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U.S. Fish and Wildlife Service ordered to address poaching in Mexican wolf recovery plan

Conservation advocates say they won a partial victory in a lawsuit regarding the Mexican gray wolf recovery plan.

A federal district court judge ordered the U.S. Fish and Wildlife Service on Thursday to produce a draft recovery plan. This plan must be released for public comment within six months and must include site-specific management actions to reduce the number of wolves illegally killed. The plan must be finalized no later than six months after the draft is released.

Center for Biological Diversity, Defenders of Wildlife, Endangered Wolf Center, Wolf Conservation Center and David Parsons, a former Fish and Wildlife Service wolf recovery coordinator sued the Fish and Wildlife Service in 2018. The coalition was represented by attorneys from Earthjustice.

“More than 70 percent of documented Mexican wolf mortalities are human-caused,” Elizabeth Forsyth, an Earthjustice attorney, said in a statement. “We’re glad that the court has recognized that for the Mexican wolf to survive, the Fish and Wildlife Service must put in place a robust plan that includes concrete actions to address the threat of illegal killing.”

In the suit, the plaintiffs alleged that the plan identified poaching as a threat to the wolves but did not include measures to address that.

While the Center included other allegations in their suit, the court rejected those arguments.

“We would have loved to have won on our other claims as well,” said Michael Robinson, senior conservation advocate for the Center for Biological Diversity, in a phone interview with NM Political Report.

However, the Center for Biological Diversity is hopeful that President Joe Biden’s administration as well as Secretary of the Interior Deb Haaland will be more open to protection of the wolves than their predecessors.

“I think it opens the door to a wider reform of this very flawed so-called recovery plan,” Robinson said.

He said more than 100 Mexican wolves have been illegally killed and alleged that the Fish and Wildlife Service “has not done everything that they could be doing to protect these precious animal’s lives.”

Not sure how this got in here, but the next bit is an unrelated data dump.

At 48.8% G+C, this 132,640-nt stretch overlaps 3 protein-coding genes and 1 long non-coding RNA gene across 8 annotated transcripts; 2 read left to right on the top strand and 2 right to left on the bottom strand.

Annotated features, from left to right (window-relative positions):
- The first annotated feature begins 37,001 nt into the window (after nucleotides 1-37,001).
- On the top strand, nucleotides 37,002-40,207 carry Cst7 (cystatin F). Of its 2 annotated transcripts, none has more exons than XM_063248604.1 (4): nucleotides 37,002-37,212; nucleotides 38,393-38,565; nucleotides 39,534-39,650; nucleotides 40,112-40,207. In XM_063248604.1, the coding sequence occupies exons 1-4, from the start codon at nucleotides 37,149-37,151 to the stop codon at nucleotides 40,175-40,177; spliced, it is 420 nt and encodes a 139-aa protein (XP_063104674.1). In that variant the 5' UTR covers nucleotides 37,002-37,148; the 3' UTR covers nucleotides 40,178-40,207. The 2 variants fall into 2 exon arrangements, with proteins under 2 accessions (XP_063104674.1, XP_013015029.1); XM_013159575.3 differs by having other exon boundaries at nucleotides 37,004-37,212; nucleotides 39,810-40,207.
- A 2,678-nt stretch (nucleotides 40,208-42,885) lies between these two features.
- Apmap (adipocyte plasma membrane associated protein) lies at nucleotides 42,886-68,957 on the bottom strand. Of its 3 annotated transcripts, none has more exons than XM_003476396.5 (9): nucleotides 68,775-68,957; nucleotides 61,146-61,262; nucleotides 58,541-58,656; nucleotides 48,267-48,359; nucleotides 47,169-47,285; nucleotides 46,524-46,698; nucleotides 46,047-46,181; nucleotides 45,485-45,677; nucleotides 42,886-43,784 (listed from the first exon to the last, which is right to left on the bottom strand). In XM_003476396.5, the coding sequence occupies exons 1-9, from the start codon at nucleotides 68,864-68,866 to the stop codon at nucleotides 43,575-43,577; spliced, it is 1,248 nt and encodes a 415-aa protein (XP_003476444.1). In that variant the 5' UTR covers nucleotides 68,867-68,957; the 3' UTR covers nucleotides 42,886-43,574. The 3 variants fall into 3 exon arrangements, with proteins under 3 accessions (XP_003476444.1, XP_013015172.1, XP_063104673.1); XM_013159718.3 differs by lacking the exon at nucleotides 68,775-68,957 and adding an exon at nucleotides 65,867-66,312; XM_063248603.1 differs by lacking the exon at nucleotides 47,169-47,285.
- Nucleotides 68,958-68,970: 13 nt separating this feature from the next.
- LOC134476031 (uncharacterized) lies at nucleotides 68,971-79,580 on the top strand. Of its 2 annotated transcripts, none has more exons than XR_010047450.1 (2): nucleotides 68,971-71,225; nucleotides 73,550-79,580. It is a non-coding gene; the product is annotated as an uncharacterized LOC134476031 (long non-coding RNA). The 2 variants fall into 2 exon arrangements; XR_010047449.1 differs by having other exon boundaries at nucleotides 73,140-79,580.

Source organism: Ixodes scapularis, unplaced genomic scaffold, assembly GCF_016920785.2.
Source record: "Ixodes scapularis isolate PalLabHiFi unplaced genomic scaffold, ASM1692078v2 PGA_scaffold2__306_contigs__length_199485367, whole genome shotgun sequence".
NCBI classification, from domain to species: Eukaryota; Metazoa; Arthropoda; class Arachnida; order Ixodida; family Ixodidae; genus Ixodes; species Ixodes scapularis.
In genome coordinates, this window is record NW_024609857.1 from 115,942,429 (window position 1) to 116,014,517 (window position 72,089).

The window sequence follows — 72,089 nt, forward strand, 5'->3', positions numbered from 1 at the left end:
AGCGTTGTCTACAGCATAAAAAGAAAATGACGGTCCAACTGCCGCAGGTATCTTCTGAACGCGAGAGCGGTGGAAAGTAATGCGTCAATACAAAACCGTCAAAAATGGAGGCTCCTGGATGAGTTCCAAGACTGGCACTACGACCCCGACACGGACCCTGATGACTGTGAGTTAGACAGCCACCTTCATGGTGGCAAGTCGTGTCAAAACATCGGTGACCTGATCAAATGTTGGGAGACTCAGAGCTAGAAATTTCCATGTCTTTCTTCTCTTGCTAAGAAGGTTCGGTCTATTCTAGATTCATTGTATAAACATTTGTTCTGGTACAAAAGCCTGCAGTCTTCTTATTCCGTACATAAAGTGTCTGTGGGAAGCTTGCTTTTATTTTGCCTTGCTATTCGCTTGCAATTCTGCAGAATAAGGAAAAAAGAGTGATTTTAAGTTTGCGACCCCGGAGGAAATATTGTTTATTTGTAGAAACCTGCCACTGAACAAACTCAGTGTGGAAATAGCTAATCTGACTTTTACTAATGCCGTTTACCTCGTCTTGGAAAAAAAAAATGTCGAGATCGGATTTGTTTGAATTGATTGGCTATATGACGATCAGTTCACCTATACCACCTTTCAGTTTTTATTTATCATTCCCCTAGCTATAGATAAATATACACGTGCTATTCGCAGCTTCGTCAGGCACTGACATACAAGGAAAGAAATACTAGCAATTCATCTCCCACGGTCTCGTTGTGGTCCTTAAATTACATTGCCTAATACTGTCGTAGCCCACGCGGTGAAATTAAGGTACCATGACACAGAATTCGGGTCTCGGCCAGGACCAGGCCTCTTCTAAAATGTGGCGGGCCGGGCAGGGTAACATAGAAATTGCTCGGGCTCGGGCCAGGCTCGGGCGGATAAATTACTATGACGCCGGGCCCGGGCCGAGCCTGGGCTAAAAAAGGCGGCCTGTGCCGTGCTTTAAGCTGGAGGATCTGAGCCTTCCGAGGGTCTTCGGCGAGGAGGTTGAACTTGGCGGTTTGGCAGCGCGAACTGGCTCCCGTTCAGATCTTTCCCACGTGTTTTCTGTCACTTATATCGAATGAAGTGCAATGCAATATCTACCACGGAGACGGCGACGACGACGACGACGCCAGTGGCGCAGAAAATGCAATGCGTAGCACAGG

And the estimated number is likely low, according to Parsons.

“Recent research shows that human-caused mortality of these rare wolves, especially through poaching during times of reduced protection, has been consistently mismeasured and significantly underestimated,” Parsons said in a statement.

In some cases, Robinson said radio collars placed on wolves have led to the wolves being killed because ranchers are given access to the GPS coordinates where the wolves are. He said two people convicted of illegally killing wolves were able to find wolves based on the GPS coordinates from the radio collars.

The Center for Biological Diversity has a long history of suing the Fish and Wildlife Service over Mexican wolf management plans, including reversing multiple plans through the court process.

But, at the same time, Robinson said the genetic diversity has decreased at an alarming rate and that recovery plans have allowed the genetic diversity to remain below what would be needed to save the wolves from extinction.

“Mexican wolves are a keystone species, vital to keeping our lands healthy, which is why we need to reduce any losses for this recovering population,” said Regina Mossotti, director of Animal Care and Conservation at the Endangered Wolf Center, in a statement. “We appreciate the Service’s commitment to saving the Mexican wolf and hope this ruling will help them focus on identifying new and innovative ways to protect this critically endangered wolf.

Robinson described the summary judgment as a “speed bump” in front of the Fish and Wildlife Service and said the Center for Biological Diversity is hoping to get the agency to do a u-turn.

In past public comments, the Center for Biological Diversity has called for only making GPS data from radio collars available to government agencies and scientists studying wolves as well as requiring ranchers to remove livestock carcasses to prevent wolves from scavenging on them. The Center for Biological Diversity has also called for ranchers to time livestock birthing to reduce the amount of time when vulnerable calves will be on the range.

“Ensuring that wolves and people can coexist is an essential part of long-term success for Mexican gray wolf recovery,” said Bryan Bird, southwest program director for Defenders of Wildlife, in a statement. “This court ruling recognizes the urgent need from the U.S. Fish and Wildlife Service to develop a recovery plan that addresses a significant threat to the Mexican gray wolf: poaching by people.”

The U.S. Fish and Wildlife Service declined to comment. A spokesperson for the Fish and Wildlife Service said the agency is still reviewing the judge’s order.

This article was originally posted on U.S. Fish and Wildlife Service ordered to address poaching in Mexican wolf recovery plan

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